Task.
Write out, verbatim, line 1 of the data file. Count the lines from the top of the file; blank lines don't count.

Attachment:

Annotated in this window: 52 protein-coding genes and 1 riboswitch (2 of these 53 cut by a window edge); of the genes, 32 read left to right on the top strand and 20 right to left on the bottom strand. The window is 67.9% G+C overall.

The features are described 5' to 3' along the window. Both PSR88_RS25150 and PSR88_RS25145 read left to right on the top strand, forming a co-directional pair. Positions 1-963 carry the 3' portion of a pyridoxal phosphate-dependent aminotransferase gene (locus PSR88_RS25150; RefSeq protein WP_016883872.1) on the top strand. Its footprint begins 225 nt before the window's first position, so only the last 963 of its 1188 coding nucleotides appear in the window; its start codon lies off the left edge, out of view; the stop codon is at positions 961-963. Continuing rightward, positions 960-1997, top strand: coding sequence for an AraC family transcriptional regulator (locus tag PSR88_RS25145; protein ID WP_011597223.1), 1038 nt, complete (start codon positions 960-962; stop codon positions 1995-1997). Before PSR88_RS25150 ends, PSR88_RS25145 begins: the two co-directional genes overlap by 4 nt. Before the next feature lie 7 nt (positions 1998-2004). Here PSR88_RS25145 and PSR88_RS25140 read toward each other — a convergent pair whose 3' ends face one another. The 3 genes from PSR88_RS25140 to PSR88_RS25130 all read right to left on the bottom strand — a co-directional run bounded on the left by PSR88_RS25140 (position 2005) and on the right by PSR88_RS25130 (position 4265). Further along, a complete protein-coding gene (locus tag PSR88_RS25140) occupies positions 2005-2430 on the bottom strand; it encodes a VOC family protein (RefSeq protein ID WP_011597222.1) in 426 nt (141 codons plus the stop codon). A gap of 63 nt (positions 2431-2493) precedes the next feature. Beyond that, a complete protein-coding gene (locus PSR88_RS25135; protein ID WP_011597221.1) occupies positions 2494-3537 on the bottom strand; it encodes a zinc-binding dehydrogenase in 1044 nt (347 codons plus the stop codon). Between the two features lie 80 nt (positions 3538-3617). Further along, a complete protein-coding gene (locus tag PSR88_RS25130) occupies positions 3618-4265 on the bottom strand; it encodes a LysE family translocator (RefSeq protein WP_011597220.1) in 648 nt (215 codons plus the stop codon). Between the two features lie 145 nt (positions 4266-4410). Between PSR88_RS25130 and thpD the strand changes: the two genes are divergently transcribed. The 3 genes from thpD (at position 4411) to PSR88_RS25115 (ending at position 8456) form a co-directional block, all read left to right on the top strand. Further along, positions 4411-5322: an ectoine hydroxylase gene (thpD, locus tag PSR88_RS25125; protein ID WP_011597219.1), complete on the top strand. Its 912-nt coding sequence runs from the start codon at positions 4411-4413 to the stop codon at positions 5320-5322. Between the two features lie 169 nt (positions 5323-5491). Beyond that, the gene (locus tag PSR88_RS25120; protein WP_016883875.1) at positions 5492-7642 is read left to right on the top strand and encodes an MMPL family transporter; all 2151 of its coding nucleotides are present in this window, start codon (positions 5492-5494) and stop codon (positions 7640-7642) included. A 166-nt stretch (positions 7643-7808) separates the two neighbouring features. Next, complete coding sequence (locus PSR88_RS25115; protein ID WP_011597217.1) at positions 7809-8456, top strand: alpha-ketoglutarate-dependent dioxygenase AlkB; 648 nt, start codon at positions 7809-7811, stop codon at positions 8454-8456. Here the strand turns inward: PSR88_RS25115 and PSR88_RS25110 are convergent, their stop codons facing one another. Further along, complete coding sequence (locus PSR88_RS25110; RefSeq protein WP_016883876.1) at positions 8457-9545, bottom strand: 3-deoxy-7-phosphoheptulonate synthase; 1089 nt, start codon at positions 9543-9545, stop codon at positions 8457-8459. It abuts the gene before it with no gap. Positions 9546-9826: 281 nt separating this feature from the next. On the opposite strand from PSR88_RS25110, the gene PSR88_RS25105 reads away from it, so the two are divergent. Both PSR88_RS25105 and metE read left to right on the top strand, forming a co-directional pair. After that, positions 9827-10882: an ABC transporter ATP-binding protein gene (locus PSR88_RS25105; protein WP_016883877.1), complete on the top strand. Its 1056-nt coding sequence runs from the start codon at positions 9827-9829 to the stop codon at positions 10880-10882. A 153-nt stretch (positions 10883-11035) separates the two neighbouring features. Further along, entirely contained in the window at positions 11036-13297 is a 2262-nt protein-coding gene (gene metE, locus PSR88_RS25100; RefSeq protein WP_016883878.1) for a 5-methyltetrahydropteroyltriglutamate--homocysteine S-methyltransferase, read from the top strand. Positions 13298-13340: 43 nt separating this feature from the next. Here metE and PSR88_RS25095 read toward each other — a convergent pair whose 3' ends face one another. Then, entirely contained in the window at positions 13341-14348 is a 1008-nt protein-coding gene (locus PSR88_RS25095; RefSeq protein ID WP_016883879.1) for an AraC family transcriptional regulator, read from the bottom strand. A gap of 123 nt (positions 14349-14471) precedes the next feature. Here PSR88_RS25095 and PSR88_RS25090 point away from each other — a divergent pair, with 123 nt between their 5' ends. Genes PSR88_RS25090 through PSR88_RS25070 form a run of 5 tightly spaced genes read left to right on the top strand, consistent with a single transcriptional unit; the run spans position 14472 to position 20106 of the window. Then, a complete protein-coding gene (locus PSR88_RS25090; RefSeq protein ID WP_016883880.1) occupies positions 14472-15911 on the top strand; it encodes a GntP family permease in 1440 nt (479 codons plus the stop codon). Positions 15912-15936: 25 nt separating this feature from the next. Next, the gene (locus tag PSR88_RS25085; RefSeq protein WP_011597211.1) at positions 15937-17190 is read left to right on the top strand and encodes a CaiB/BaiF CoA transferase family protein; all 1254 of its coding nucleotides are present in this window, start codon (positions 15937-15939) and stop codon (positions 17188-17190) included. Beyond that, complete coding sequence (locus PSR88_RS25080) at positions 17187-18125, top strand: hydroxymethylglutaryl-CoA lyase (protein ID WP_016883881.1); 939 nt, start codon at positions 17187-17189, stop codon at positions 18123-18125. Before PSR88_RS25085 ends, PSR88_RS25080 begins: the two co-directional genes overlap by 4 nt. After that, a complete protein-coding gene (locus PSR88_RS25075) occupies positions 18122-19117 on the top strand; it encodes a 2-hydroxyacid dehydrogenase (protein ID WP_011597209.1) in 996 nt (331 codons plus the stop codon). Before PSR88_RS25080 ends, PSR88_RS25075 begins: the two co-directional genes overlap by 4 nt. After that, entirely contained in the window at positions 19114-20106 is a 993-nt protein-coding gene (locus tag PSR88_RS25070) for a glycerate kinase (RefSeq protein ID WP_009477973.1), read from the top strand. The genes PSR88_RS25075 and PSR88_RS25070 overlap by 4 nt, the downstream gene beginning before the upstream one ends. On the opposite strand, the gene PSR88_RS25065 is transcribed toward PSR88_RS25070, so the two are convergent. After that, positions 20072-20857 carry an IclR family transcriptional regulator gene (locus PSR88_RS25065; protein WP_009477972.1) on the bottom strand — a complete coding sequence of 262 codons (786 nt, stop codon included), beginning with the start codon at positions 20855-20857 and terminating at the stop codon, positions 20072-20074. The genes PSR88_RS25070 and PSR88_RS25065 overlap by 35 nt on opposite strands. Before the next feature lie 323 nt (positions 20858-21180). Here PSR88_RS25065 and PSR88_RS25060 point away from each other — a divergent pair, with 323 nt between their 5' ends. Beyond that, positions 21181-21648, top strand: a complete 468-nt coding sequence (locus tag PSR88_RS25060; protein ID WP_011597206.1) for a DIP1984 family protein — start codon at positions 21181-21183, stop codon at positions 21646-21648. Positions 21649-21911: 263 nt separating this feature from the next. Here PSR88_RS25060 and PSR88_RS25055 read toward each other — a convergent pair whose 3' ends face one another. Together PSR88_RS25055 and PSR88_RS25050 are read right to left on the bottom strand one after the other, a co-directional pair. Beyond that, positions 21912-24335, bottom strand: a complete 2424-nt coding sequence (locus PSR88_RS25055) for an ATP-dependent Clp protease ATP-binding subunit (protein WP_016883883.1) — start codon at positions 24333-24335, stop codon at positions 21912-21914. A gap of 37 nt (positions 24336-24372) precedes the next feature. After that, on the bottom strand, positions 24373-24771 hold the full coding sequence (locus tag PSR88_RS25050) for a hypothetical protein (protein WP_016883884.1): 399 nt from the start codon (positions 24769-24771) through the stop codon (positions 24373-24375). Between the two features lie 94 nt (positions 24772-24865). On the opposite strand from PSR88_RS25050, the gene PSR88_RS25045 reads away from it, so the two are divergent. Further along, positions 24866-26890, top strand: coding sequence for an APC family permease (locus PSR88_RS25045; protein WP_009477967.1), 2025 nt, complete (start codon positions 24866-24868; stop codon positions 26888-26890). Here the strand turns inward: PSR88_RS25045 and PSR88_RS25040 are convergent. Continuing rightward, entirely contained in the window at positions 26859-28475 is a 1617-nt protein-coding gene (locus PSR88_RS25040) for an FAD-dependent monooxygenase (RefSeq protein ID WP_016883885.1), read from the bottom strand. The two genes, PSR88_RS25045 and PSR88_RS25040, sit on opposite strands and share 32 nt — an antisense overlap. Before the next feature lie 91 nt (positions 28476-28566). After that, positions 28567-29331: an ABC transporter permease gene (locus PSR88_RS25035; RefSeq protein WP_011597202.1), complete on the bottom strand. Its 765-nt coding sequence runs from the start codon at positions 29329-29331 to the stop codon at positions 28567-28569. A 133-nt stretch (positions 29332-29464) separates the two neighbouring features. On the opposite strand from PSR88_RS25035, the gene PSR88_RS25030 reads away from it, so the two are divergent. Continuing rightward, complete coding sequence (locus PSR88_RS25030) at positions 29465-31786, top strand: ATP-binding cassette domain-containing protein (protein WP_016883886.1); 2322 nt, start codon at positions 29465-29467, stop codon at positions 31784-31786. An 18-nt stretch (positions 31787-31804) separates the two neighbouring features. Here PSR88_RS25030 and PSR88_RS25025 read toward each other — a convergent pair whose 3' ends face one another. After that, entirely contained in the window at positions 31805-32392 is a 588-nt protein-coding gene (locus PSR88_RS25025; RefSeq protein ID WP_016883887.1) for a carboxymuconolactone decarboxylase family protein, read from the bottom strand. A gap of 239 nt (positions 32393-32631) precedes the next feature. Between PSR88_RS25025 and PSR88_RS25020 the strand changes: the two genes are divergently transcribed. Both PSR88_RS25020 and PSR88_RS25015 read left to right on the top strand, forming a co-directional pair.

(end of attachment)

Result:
Annotated in this window: 52 protein-coding genes and 1 riboswitch (2 of these 53 cut by a window edge); of the genes, 32 read left to right on the top strand and 20 right to left on the bottom strand. The window is 67.9% G+C overall.